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New Jersey Devils left wing Tomas Tatar (90) reacts after scoring a goal against the Arizona Coyotes during the first period of an NHL hockey game, Saturday, Nov. 12, 2022, in Newark, N.J. (AP Photo/Noah K. Murray)

Instead of the usual NHL Power Rankings, I’m doing something new (and probably a little more unhinged) this season — Blackburn’s Big Board, a weekly check-in on the hockey things that I currently care about. It’ll go a variety of ways, including teams that are earning my attention, players of note, storylines generating buzz and any other hockey topics that my weird brain finds compelling.

Best team in the world this week

The only team that had claimed this title this season was the Boston Bruins, and they could easily make a claim for the throne again this week. After all, they remain the top team in the league with a 14-2-0 record and the best goal differential (plus-30) in all of hockey. But since we’re highlighting the best team in the world this week, we’re allowed to lean on recency bias.

And the hottest team in hockey at the moment is the New Jersey Devils.

I was one of many people who expected the Devils to be better this season, a relatively safe bet considering the health and goalie struggles that sank the team last year. That being said, I don’t think many anticipated the team looking this good.

They have the NHL’s longest winning streak with nine consecutive victories and sit atop the Metropolitan Division. The stats back up the success too, as the Devils rank second in the league in shot generation and first in shot suppression and have the best expected goal share at five-on-five.

Things are going so well in Jersey that fans are just openly apologizing to coach Lindy Ruff during games. Hilarious.

(Ruff was frequently made a punching bag for the Devils’ past struggles and plenty of fans called for his job as a result.)

So why the sudden turnaround? Again, probably the easiest places to point are the health and the goaltending. The Devils' core offensive trio of Jack Hughes, Jesper Bratt and Nico Hischier has been able to consistently stay in the lineup for the first time in … basically ever.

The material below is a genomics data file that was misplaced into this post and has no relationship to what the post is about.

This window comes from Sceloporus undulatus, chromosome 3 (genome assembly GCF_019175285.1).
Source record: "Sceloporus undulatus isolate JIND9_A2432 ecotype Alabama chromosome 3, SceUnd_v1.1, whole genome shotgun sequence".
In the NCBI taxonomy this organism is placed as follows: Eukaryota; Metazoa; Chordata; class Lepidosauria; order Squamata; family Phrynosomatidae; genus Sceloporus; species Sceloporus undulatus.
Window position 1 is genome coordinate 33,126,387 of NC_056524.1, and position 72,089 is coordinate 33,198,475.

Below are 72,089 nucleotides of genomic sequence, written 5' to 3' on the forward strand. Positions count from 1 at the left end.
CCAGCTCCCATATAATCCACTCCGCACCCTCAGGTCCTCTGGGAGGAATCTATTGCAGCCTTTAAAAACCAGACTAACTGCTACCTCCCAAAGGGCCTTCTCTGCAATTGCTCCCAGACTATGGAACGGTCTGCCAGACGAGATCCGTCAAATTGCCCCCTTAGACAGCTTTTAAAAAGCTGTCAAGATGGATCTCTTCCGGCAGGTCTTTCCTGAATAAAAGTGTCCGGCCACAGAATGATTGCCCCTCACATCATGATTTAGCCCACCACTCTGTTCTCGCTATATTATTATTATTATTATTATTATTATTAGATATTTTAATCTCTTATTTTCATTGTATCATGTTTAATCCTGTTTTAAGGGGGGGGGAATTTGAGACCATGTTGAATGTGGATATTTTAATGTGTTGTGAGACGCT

On top of that, they’re actually getting some saves, which, as it turns out, are pretty conducive to winning hockey games at the NHL level. Vitek Vanecek has been relatively average to this point (.909 save percentage and 0.7 goals saved above average over nine games), but that’s still an upgrade from last season when New Jersey finished dead-last with a .886 team save percentage.

The outstanding question is less “How?” and more “How sustainable?” Will the team’s key pieces stay intact and will the goaltending remain satisfactory, especially with Vanecek assuming the majority workload? That’s no guarantee. Also, I think we’re all sort of waiting for the Devils to come back to earth just a little bit, but there’s no denying that this is a fun ride and an unlikely Best Team In The World This Week winner.

Lindy is certainly soaking it up as best he can.

Worst team in the world this week

From this column two weeks ago:

“Also worth pointing out that the Sabres are 6-3-0 with a plus-12 goal differential and sit second place in the Atlantic Division through October. Now, we’ve seen this story with Buffalo before: Hot October and then the wheels start to fall off ... but, hey, maybe this year is different? Maybe this team is actually something?

“Oh god, I’m absolutely going to regret putting that in writing.”